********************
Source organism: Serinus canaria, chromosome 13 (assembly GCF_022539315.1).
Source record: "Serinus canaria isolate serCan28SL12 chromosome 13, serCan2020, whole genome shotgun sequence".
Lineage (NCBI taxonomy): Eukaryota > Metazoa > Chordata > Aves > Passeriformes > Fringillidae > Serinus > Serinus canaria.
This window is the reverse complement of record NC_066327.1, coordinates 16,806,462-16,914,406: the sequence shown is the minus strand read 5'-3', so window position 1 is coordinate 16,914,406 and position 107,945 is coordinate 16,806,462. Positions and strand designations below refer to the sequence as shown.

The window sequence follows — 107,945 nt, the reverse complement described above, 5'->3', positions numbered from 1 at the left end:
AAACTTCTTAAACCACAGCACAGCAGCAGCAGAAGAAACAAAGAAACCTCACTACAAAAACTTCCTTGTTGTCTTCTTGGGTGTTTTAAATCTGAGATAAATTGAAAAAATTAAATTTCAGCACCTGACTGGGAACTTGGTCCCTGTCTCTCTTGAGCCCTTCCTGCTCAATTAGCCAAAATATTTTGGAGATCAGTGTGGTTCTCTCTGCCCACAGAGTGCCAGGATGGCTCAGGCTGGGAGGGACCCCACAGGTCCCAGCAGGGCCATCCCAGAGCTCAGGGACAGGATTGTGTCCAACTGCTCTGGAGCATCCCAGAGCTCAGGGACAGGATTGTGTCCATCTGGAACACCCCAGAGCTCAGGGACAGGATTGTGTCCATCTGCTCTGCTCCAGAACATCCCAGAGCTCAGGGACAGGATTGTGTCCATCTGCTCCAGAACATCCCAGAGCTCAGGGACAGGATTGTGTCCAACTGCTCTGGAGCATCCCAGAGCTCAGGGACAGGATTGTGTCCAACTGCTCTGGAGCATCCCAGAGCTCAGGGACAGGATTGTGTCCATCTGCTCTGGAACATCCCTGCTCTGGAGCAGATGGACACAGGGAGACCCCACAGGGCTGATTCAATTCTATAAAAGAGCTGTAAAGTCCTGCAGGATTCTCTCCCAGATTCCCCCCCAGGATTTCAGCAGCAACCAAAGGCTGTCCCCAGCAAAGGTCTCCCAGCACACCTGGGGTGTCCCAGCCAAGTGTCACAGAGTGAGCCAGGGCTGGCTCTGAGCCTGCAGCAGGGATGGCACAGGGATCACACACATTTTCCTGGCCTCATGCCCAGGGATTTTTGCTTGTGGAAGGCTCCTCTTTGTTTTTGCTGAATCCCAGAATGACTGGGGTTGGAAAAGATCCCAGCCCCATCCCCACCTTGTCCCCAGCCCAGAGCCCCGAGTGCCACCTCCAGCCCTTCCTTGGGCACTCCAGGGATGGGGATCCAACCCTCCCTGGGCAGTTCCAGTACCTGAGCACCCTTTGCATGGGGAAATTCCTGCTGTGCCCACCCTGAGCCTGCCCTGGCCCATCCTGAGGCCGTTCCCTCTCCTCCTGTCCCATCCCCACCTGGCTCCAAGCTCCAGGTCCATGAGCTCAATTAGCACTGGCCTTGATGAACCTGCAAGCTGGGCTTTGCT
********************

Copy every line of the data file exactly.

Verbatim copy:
Source organism: Serinus canaria, chromosome 13 (assembly GCF_022539315.1).
Source record: "Serinus canaria isolate serCan28SL12 chromosome 13, serCan2020, whole genome shotgun sequence".
Lineage (NCBI taxonomy): Eukaryota > Metazoa > Chordata > Aves > Passeriformes > Fringillidae > Serinus > Serinus canaria.
This window is the reverse complement of record NC_066327.1, coordinates 16,806,462-16,914,406: the sequence shown is the minus strand read 5'-3', so window position 1 is coordinate 16,914,406 and position 107,945 is coordinate 16,806,462. Positions and strand designations below refer to the sequence as shown.

The window sequence follows — 107,945 nt, the reverse complement described above, 5'->3', positions numbered from 1 at the left end:
AAACTTCTTAAACCACAGCACAGCAGCAGCAGAAGAAACAAAGAAACCTCACTACAAAAACTTCCTTGTTGTCTTCTTGGGTGTTTTAAATCTGAGATAAATTGAAAAAATTAAATTTCAGCACCTGACTGGGAACTTGGTCCCTGTCTCTCTTGAGCCCTTCCTGCTCAATTAGCCAAAATATTTTGGAGATCAGTGTGGTTCTCTCTGCCCACAGAGTGCCAGGATGGCTCAGGCTGGGAGGGACCCCACAGGTCCCAGCAGGGCCATCCCAGAGCTCAGGGACAGGATTGTGTCCAACTGCTCTGGAGCATCCCAGAGCTCAGGGACAGGATTGTGTCCATCTGGAACACCCCAGAGCTCAGGGACAGGATTGTGTCCATCTGCTCTGCTCCAGAACATCCCAGAGCTCAGGGACAGGATTGTGTCCATCTGCTCCAGAACATCCCAGAGCTCAGGGACAGGATTGTGTCCAACTGCTCTGGAGCATCCCAGAGCTCAGGGACAGGATTGTGTCCAACTGCTCTGGAGCATCCCAGAGCTCAGGGACAGGATTGTGTCCATCTGCTCTGGAACATCCCTGCTCTGGAGCAGATGGACACAGGGAGACCCCACAGGGCTGATTCAATTCTATAAAAGAGCTGTAAAGTCCTGCAGGATTCTCTCCCAGATTCCCCCCCAGGATTTCAGCAGCAACCAAAGGCTGTCCCCAGCAAAGGTCTCCCAGCACACCTGGGGTGTCCCAGCCAAGTGTCACAGAGTGAGCCAGGGCTGGCTCTGAGCCTGCAGCAGGGATGGCACAGGGATCACACACATTTTCCTGGCCTCATGCCCAGGGATTTTTGCTTGTGGAAGGCTCCTCTTTGTTTTTGCTGAATCCCAGAATGACTGGGGTTGGAAAAGATCCCAGCCCCATCCCCACCTTGTCCCCAGCCCAGAGCCCCGAGTGCCACCTCCAGCCCTTCCTTGGGCACTCCAGGGATGGGGATCCAACCCTCCCTGGGCAGTTCCAGTACCTGAGCACCCTTTGCATGGGGAAATTCCTGCTGTGCCCACCCTGAGCCTGCCCTGGCCCATCCTGAGGCCGTTCCCTCTCCTCCTGTCCCATCCCCACCTGGCTCCAAGCTCCAGGTCCATGAGCTCAATTAGCACTGGCCTTGATGAACCTGCAAGCTGGGCTTTGCT